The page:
How does one become an anthroposophist?
I wondered this when I first started to look into Steiner, and guessed that most people came to anthroposophy through a Steiner Waldorf education. Such an obscure belief system would hardly be high on most people’s agenda otherwise, and anthroposophists do not go knocking on doors to recruit. On the contrary, they seem to hide from public view.
In his book Sun at Midnight Geoffrey Ahern selected 18 anthroposophists back in the 1970s, and examined how they came to identify with the movement. Some were lonely individuals “searching for something”, dissatisfied with society as they perceived it, some attracted in by aquaintances who led similar lifestyles, perhaps beginning by borrowing some of Steiner’s books to read.
A fascinating appendix at the end of Ahern’s book examines what makes people stick with anthroposophy once they find it. A predisposition to join spiritual movements is thought likely – many adherents had already tried out other “cultic and esoteric identities” and Ahern also speculates that the presence of Rudolf Steiner himself as a father figure appeals to some; nearly all the original 18 had “reacted against their fathers”.
40 years later the movement still has young followers and these are not all in the area of London where most of Ahern’s group were based. There is evidence that many of these have been through Steiner education, or sometimes they have grown up in a Camphill Community where their parents lived and worked.
One website We Strive, is aimed at young people, and labelled “Youth section Goetheanum”. Nothing has appeared on it for some time, and I understand the group now has a new name, but about 4 years ago someone did a survey on how young anthroposophists view the future of the Anthroposophical Society in Britain; “the AS in GB”.
The answers are available here and make quite interesting reading.
I think it is worth mentioning this issue, as surely parents considering a Steiner education here in Stroud should be aware of how their child might progress in anthroposophical belief after leaving school.
Many of the respondents, unsurprisingly, have been through Steiner education. They have entered the movement almost unconsciously, it seems, and as a natural progression from school.
The numbers of Steiner school leavers who become anthroposophists must be small since the AS is small in the UK anyway. It seems likely the membership of the Youth Section will swell as a result of Steiner Free schools appearing here in England.
The respondents to the survey often refer to the evils (as they see them) of modern society, and say how grateful they are for having been introduced via their school to what they see as a superior lifestyle.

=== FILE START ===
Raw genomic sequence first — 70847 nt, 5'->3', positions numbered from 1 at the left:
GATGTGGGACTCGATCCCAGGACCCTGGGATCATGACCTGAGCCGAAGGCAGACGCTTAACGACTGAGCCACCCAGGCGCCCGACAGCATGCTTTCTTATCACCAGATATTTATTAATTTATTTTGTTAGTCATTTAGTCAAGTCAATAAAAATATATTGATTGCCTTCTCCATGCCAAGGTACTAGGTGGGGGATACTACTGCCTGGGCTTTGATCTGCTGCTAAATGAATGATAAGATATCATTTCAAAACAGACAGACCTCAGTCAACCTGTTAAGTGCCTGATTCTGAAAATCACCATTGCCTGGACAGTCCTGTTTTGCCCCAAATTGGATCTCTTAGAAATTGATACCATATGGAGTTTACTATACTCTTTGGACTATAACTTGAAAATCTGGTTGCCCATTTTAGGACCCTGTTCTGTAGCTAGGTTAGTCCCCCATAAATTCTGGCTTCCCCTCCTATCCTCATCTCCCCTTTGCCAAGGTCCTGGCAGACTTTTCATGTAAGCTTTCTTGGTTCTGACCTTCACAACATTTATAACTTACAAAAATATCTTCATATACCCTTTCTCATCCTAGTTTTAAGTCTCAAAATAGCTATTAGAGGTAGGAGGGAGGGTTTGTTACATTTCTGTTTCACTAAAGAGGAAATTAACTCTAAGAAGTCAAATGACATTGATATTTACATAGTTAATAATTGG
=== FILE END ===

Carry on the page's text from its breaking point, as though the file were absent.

One respondent said she had learned not to mention Anthroposophy or Steiner in a social situation as people “look at me oddly and think I belong to a cult”
Another survey undertaken in the States asked people how they had benefited from Steiner education. Some responses are quite sad, with one detailing how those on the outside of the movement do not react favourably to some of the qualities he or she has acquired as a result of a Steiner education;
“I have a lot of self-esteem and dignity from school time, sometimes too much, so it comes out as arrogance, I believe I am talented at life, and sometimes I am a bit too confident, could be called cocky. I have learnt to believe that thinking freely will not give me many friends but I would rather be free and close to the truth but alone than belong to a lying mass of communal illusion liars.”
This belief that much of what is encountered in people and in society in general that contrasts with the Steiner lifestyle must be inferior is a common theme, which I touched on earlier.
It results in a distorted view of the world, one where Steiner’s teachings (although not always recognised as Steiner’s by the students) are gospel, and views which challenge those must be false. An isolated outlook, and one that many Steiner students are incapable of recognising as such, and therefore escaping.
It is ironic that those who have had a Steiner education believe they have open, questioning minds, and the ability to think creatively. In fact the opposite is true; they have been taught Steinerian perceptions, and their unwillingness to accept mainstream science and the “materialism” they so despise, leads to an inability to relate to the realities of the modern world.
Yes, there are some Steiner science graduates to whom proponents proudly point, but these are few.
Reading the answers to these surveys reveals some of the challenges Steiner-educated individuals experience if or when they leave their Steiner community.